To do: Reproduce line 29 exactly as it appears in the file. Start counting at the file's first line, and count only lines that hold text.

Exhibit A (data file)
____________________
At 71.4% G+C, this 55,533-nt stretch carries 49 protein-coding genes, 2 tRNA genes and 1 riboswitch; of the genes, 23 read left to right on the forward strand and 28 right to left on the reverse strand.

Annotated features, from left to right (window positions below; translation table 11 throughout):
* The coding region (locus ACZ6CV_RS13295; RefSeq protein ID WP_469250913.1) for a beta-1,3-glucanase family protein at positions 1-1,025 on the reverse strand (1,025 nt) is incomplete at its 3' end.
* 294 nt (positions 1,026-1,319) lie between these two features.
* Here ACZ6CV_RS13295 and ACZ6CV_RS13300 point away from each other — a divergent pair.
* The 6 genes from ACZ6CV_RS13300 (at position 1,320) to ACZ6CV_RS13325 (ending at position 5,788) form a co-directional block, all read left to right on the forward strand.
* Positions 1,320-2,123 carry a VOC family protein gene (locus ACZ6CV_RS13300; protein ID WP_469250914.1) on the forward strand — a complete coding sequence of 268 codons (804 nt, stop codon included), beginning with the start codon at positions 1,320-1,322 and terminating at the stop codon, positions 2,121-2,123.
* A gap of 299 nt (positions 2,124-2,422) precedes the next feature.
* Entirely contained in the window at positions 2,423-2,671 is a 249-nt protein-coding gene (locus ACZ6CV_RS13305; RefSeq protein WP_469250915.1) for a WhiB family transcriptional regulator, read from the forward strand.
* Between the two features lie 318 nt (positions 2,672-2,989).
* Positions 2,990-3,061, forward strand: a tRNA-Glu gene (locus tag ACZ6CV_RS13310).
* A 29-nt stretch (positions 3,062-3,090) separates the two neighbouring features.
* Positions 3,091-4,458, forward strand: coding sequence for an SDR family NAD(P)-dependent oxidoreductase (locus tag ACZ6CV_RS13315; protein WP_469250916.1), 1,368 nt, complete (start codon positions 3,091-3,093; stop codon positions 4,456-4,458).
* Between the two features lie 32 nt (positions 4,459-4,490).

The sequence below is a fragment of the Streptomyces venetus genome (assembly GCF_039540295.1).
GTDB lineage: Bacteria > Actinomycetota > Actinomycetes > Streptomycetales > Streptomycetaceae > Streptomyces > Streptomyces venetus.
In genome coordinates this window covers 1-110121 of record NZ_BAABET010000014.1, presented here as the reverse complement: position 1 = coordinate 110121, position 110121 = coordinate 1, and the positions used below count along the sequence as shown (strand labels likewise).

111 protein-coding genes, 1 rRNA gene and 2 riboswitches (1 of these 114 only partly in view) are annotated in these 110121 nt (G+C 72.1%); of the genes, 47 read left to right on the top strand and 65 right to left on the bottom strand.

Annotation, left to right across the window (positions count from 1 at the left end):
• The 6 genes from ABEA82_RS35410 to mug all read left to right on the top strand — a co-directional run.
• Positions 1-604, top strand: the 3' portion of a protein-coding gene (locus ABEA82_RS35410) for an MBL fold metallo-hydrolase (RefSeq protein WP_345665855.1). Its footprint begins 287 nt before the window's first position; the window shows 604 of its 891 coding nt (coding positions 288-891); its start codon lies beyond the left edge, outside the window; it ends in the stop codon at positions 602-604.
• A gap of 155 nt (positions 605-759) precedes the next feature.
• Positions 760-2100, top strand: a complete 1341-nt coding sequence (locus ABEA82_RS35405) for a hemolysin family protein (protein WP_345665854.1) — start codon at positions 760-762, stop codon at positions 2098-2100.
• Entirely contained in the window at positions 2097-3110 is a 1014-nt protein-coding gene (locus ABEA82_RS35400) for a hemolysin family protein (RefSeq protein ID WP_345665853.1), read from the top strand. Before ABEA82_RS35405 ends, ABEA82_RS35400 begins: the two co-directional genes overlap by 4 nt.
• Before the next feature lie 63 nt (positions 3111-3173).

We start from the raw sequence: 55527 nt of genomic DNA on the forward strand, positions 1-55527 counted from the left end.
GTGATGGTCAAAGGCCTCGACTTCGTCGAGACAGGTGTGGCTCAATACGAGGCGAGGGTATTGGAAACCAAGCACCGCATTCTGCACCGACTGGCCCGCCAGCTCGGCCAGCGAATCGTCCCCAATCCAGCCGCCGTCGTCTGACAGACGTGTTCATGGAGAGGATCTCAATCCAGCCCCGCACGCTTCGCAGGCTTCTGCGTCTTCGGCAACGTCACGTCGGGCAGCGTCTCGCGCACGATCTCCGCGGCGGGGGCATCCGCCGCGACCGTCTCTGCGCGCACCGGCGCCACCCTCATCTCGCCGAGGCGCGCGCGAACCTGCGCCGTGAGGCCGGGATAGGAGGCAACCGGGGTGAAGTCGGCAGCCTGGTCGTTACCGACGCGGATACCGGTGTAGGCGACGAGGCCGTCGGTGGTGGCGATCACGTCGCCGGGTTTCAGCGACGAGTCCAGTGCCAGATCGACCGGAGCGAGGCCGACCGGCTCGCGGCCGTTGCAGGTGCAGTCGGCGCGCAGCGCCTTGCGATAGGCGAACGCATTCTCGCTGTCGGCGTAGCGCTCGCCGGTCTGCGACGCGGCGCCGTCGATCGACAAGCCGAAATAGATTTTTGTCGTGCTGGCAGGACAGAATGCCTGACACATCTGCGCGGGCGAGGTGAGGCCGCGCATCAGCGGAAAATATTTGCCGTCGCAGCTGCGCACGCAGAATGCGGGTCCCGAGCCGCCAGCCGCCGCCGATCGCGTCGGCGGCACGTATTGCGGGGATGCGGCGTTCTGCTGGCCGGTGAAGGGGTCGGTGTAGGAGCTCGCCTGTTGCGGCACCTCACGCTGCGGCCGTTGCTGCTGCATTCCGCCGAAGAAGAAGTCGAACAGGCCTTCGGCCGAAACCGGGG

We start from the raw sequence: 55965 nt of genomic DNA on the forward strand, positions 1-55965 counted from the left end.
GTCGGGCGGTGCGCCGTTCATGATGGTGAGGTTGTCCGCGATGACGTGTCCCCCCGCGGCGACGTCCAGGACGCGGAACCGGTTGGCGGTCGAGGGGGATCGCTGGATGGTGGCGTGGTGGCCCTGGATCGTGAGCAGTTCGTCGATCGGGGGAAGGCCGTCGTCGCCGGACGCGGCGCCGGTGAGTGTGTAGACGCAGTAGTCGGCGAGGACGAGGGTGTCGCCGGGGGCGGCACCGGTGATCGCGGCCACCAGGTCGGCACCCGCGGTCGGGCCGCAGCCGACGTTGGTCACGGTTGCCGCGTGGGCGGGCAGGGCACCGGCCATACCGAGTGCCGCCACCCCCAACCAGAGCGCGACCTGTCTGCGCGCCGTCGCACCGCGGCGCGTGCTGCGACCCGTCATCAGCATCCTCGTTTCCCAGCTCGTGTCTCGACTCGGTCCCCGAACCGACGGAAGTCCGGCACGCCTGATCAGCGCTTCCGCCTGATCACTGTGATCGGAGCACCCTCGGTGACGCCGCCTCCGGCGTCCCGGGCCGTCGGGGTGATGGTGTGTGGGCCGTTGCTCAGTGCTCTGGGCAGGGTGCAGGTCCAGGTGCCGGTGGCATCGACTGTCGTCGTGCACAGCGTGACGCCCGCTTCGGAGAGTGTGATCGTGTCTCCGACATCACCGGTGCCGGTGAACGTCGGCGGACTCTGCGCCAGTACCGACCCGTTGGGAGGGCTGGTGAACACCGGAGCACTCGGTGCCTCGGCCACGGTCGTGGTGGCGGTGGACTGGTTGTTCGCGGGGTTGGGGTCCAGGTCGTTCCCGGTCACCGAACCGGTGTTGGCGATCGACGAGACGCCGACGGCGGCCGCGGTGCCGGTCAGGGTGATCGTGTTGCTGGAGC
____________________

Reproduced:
GTCGGGCGGTGCGCCGTTCATGATGGTGAGGTTGTCCGCGATGACGTGTCCCCCCGCGGCGACGTCCAGGACGCGGAACCGGTTGGCGGTCGAGGGGGATCGCTGGATGGTGGCGTGGTGGCCCTGGATCGTGAGCAGTTCGTCGATCGGGGGAAGGCCGTCGTCGCCGGACGCGGCGCCGGTGAGTGTGTAGACGCAGTAGTCGGCGAGGACGAGGGTGTCGCCGGGGGCGGCACCGGTGATCGCGGCCACCAGGTCGGCACCCGCGGTCGGGCCGCAGCCGACGTTGGTCACGGTTGCCGCGTGGGCGGGCAGGGCACCGGCCATACCGAGTGCCGCCACCCCCAACCAGAGCGCGACCTGTCTGCGCGCCGTCGCACCGCGGCGCGTGCTGCGACCCGTCATCAGCATCCTCGTTTCCCAGCTCGTGTCTCGACTCGGTCCCCGAACCGACGGAAGTCCGGCACGCCTGATCAGCGCTTCCGCCTGATCACTGTGATCGGAGCACCCTCGGTGACGCCGCCTCCGGCGTCCCGGGCCGTCGGGGTGATGGTGTGTGGGCCGTTGCTCAGTGCTCTGGGCAGGGTGCAGGTCCAGGTGCCGGTGGCATCGACTGTCGTCGTGCACAGCGTGACGCCCGCTTCGGAGAGTGTGATCGTGTCTCCGACATCACCGGTGCCGGTGAACGTCGGCGGACTCTGCGCCAGTACCGACCCGTTGGGAGGGCTGGTGAACACCGGAGCACTCGGTGCCTCGGCCACGGTCGTGGTGGCGGTGGACTGGTTGTTCGCGGGGTTGGGGTCCAGGTCGTTCCCGGTCACCGAACCGGTGTTGGCGATCGACGAGACGCCGACGGCGGCCGCGGTGCCGGTCAGGGTGATCGTGTTGCTGGAGC